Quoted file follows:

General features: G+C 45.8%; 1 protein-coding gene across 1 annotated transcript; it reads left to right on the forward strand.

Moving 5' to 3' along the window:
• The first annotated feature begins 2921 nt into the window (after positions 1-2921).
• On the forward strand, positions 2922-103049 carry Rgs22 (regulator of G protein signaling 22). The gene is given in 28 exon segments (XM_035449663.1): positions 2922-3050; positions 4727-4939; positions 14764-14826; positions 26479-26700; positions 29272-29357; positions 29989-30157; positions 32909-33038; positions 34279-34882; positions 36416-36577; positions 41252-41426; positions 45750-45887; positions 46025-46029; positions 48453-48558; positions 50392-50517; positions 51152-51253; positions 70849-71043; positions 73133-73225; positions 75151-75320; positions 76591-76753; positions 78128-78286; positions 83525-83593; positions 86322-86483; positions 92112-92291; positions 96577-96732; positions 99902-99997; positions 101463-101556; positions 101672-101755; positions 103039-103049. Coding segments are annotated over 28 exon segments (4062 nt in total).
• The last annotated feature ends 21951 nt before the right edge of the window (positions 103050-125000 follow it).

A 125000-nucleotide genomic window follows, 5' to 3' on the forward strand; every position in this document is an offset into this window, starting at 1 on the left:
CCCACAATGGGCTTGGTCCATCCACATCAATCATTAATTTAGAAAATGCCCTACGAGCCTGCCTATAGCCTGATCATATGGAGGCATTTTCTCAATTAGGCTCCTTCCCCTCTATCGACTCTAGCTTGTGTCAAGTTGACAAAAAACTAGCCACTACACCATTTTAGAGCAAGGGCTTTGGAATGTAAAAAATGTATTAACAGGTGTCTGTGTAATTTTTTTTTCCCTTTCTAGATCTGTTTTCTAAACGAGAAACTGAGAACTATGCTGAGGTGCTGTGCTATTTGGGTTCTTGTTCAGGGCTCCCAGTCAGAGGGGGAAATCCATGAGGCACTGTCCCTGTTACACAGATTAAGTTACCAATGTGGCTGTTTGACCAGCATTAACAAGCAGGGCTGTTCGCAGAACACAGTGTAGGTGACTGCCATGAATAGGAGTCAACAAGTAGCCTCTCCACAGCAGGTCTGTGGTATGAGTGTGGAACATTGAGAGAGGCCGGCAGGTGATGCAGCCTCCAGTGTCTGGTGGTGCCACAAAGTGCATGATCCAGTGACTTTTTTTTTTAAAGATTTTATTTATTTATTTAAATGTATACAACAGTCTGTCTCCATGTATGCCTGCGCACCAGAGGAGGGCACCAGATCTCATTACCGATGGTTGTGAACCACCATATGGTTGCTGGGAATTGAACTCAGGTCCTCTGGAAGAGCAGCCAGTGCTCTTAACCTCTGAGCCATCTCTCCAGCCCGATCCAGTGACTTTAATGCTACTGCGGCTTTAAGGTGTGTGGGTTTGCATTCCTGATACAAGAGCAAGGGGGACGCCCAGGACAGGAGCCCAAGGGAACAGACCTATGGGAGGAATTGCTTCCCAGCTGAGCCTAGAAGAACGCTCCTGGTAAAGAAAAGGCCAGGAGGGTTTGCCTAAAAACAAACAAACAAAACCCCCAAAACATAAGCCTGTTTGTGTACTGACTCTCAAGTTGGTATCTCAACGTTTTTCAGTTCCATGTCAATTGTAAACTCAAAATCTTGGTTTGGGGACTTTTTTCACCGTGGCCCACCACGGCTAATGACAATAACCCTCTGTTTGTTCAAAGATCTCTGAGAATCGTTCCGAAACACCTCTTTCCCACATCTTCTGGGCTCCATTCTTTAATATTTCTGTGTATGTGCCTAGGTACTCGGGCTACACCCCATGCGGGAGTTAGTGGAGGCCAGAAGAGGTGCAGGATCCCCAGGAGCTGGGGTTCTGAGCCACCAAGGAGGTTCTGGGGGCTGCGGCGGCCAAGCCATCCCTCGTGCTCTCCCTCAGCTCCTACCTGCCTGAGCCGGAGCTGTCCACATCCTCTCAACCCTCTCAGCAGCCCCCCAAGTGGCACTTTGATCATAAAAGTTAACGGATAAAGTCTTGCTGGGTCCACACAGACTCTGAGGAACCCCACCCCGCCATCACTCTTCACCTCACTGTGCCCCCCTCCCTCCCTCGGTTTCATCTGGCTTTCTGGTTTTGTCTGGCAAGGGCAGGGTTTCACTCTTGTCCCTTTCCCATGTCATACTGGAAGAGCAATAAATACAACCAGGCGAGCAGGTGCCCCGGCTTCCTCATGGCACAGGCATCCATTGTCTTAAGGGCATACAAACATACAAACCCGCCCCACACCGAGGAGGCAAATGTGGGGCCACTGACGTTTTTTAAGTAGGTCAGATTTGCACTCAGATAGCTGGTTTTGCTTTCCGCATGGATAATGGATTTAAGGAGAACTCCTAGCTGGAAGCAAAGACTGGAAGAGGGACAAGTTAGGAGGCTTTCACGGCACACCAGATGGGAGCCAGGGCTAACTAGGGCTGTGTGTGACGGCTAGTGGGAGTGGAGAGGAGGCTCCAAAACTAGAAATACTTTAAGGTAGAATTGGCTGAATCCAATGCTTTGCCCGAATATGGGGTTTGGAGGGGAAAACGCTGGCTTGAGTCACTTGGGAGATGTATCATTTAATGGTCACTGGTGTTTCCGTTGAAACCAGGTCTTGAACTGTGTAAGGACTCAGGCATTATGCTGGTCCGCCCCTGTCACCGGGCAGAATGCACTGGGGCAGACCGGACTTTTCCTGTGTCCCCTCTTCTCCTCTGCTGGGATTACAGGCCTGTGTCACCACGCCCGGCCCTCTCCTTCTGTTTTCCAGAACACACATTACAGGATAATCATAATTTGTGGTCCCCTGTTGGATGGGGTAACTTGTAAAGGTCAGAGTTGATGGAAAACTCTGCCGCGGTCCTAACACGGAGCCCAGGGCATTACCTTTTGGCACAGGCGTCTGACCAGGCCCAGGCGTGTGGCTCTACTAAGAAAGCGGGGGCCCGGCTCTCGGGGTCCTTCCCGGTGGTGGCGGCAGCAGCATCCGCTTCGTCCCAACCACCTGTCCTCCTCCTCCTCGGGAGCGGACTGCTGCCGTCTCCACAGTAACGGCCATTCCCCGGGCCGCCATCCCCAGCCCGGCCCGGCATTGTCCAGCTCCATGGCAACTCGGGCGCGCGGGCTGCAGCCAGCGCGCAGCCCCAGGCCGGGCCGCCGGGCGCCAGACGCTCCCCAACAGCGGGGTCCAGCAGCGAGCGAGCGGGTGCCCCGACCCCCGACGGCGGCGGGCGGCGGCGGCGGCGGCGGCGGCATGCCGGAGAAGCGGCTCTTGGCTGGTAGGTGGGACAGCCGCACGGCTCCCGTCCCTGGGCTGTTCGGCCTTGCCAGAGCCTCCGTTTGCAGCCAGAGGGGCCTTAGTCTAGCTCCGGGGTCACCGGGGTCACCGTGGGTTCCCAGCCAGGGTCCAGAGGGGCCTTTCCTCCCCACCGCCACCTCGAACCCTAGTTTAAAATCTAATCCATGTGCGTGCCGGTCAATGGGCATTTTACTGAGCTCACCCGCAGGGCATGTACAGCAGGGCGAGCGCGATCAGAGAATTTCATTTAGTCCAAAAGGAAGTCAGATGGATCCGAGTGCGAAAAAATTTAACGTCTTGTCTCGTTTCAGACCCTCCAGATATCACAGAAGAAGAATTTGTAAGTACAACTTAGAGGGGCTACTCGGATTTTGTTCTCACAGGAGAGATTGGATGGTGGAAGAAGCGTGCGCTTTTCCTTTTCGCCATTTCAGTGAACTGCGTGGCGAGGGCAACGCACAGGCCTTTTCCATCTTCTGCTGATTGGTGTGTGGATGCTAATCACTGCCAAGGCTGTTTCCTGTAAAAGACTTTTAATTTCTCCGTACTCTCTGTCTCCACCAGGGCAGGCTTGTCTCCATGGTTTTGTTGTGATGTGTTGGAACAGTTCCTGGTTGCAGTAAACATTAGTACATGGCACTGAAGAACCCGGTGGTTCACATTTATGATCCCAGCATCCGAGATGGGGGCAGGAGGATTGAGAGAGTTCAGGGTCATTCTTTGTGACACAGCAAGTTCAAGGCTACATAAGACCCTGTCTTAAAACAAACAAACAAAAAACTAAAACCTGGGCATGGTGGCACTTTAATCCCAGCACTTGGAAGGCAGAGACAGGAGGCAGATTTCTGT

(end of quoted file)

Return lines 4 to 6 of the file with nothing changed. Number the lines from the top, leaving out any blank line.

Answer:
• On the forward strand, positions 2922-103049 carry Rgs22 (regulator of G protein signaling 22). The gene is given in 28 exon segments (XM_035449663.1): positions 2922-3050; positions 4727-4939; positions 14764-14826; positions 26479-26700; positions 29272-29357; positions 29989-30157; positions 32909-33038; positions 34279-34882; positions 36416-36577; positions 41252-41426; positions 45750-45887; positions 46025-46029; positions 48453-48558; positions 50392-50517; positions 51152-51253; positions 70849-71043; positions 73133-73225; positions 75151-75320; positions 76591-76753; positions 78128-78286; positions 83525-83593; positions 86322-86483; positions 92112-92291; positions 96577-96732; positions 99902-99997; positions 101463-101556; positions 101672-101755; positions 103039-103049. Coding segments are annotated over 28 exon segments (4062 nt in total).
• The last annotated feature ends 21951 nt before the right edge of the window (positions 103050-125000 follow it).

A 125000-nucleotide genomic window follows, 5' to 3' on the forward strand; every position in this document is an offset into this window, starting at 1 on the left: